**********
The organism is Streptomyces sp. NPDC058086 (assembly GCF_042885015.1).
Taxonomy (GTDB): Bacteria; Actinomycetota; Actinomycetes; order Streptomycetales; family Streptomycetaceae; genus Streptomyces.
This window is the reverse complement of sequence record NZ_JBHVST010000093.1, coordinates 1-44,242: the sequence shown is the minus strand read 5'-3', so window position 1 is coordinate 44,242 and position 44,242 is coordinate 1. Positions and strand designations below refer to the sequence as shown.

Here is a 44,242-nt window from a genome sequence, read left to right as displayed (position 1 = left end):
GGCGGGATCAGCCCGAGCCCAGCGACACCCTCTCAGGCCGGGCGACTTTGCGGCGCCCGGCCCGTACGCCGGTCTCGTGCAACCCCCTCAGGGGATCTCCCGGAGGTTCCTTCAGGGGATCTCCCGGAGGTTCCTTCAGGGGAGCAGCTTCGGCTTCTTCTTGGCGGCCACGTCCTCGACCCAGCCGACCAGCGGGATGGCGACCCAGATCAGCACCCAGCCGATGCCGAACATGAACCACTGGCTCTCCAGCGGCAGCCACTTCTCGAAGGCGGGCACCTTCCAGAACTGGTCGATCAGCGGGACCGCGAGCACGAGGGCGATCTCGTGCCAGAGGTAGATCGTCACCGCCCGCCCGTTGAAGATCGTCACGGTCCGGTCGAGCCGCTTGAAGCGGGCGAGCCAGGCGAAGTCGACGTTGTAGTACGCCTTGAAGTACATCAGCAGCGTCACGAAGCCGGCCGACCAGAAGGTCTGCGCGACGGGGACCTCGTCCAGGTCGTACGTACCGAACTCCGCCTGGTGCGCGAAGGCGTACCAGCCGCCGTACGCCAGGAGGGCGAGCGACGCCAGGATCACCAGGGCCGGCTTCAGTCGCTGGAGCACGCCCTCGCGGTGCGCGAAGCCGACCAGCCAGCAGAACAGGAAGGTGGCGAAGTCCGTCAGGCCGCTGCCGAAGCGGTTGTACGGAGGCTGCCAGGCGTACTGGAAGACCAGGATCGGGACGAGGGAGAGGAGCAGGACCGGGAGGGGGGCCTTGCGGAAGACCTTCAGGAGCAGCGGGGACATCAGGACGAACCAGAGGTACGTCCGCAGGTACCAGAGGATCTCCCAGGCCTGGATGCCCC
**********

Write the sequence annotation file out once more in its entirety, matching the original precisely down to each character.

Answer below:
The organism is Streptomyces sp. NPDC058086 (assembly GCF_042885015.1).
Taxonomy (GTDB): Bacteria; Actinomycetota; Actinomycetes; order Streptomycetales; family Streptomycetaceae; genus Streptomyces.
This window is the reverse complement of sequence record NZ_JBHVST010000093.1, coordinates 1-44,242: the sequence shown is the minus strand read 5'-3', so window position 1 is coordinate 44,242 and position 44,242 is coordinate 1. Positions and strand designations below refer to the sequence as shown.

Here is a 44,242-nt window from a genome sequence, read left to right as displayed (position 1 = left end):
GGCGGGATCAGCCCGAGCCCAGCGACACCCTCTCAGGCCGGGCGACTTTGCGGCGCCCGGCCCGTACGCCGGTCTCGTGCAACCCCCTCAGGGGATCTCCCGGAGGTTCCTTCAGGGGATCTCCCGGAGGTTCCTTCAGGGGAGCAGCTTCGGCTTCTTCTTGGCGGCCACGTCCTCGACCCAGCCGACCAGCGGGATGGCGACCCAGATCAGCACCCAGCCGATGCCGAACATGAACCACTGGCTCTCCAGCGGCAGCCACTTCTCGAAGGCGGGCACCTTCCAGAACTGGTCGATCAGCGGGACCGCGAGCACGAGGGCGATCTCGTGCCAGAGGTAGATCGTCACCGCCCGCCCGTTGAAGATCGTCACGGTCCGGTCGAGCCGCTTGAAGCGGGCGAGCCAGGCGAAGTCGACGTTGTAGTACGCCTTGAAGTACATCAGCAGCGTCACGAAGCCGGCCGACCAGAAGGTCTGCGCGACGGGGACCTCGTCCAGGTCGTACGTACCGAACTCCGCCTGGTGCGCGAAGGCGTACCAGCCGCCGTACGCCAGGAGGGCGAGCGACGCCAGGATCACCAGGGCCGGCTTCAGTCGCTGGAGCACGCCCTCGCGGTGCGCGAAGCCGACCAGCCAGCAGAACAGGAAGGTGGCGAAGTCCGTCAGGCCGCTGCCGAAGCGGTTGTACGGAGGCTGCCAGGCGTACTGGAAGACCAGGATCGGGACGAGGGAGAGGAGCAGGACCGGGAGGGGGGCCTTGCGGAAGACCTTCAGGAGCAGCGGGGACATCAGGACGAACCAGAGGTACGTCCGCAGGTACCAGAGGATCTCCCAGGCCTGGATGCCCC